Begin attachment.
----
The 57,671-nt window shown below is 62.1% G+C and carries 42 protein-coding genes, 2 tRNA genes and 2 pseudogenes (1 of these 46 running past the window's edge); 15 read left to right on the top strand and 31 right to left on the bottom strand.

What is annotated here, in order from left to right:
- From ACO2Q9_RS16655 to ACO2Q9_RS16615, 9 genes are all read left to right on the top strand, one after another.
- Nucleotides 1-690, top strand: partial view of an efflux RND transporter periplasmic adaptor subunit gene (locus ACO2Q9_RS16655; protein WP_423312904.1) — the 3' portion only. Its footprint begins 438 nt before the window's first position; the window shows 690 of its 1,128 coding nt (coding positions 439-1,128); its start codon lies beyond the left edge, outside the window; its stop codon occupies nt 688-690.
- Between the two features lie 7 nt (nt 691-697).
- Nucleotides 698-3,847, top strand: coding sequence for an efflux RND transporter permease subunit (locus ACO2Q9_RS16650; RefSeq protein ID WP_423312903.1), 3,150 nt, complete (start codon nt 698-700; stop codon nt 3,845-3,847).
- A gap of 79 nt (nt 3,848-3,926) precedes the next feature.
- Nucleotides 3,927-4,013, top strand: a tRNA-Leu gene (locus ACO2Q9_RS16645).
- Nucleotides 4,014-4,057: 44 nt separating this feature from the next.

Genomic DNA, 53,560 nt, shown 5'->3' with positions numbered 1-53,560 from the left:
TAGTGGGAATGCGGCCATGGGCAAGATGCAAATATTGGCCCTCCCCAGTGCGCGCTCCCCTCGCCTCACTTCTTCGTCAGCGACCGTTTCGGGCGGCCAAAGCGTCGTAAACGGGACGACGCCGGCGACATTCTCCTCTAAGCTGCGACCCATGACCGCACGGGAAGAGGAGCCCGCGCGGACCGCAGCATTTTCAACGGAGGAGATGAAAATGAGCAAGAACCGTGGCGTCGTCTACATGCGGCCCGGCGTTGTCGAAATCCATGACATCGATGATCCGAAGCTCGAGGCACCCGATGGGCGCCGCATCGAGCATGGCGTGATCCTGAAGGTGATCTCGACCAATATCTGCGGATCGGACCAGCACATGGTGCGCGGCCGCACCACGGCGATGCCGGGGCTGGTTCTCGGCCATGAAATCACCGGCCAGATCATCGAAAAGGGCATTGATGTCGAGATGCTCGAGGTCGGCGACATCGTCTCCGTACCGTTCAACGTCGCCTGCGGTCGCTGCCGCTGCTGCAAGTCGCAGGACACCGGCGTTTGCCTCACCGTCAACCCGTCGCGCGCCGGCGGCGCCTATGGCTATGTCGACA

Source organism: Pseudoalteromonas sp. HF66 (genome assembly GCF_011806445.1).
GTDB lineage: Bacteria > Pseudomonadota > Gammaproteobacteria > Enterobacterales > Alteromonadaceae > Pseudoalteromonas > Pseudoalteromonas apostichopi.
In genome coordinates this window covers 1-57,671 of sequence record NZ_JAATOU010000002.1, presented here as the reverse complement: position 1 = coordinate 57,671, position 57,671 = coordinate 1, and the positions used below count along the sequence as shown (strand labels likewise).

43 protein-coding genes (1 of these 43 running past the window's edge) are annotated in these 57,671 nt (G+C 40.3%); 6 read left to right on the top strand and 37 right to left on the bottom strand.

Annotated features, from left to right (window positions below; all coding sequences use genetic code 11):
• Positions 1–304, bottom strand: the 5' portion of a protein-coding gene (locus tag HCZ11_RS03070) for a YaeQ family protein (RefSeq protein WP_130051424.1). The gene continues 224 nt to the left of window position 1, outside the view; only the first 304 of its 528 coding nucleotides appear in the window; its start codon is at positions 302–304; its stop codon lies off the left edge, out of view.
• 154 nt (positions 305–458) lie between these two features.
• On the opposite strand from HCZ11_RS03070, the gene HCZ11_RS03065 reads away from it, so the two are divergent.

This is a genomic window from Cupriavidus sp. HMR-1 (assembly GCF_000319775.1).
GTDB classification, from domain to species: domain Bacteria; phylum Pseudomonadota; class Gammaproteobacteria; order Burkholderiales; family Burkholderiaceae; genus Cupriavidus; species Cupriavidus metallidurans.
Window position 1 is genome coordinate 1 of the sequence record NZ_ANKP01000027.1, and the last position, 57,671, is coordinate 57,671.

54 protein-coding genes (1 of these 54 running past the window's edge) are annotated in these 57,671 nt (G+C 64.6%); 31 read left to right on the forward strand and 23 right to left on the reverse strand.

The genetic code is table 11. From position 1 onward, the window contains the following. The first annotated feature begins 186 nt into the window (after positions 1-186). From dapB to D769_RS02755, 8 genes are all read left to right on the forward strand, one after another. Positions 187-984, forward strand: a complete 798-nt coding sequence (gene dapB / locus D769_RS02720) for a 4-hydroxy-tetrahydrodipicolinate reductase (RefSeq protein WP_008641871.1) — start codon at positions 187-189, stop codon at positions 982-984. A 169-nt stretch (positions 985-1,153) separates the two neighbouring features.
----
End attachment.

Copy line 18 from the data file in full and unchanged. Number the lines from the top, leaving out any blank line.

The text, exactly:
• 154 nt (positions 305–458) lie between these two features.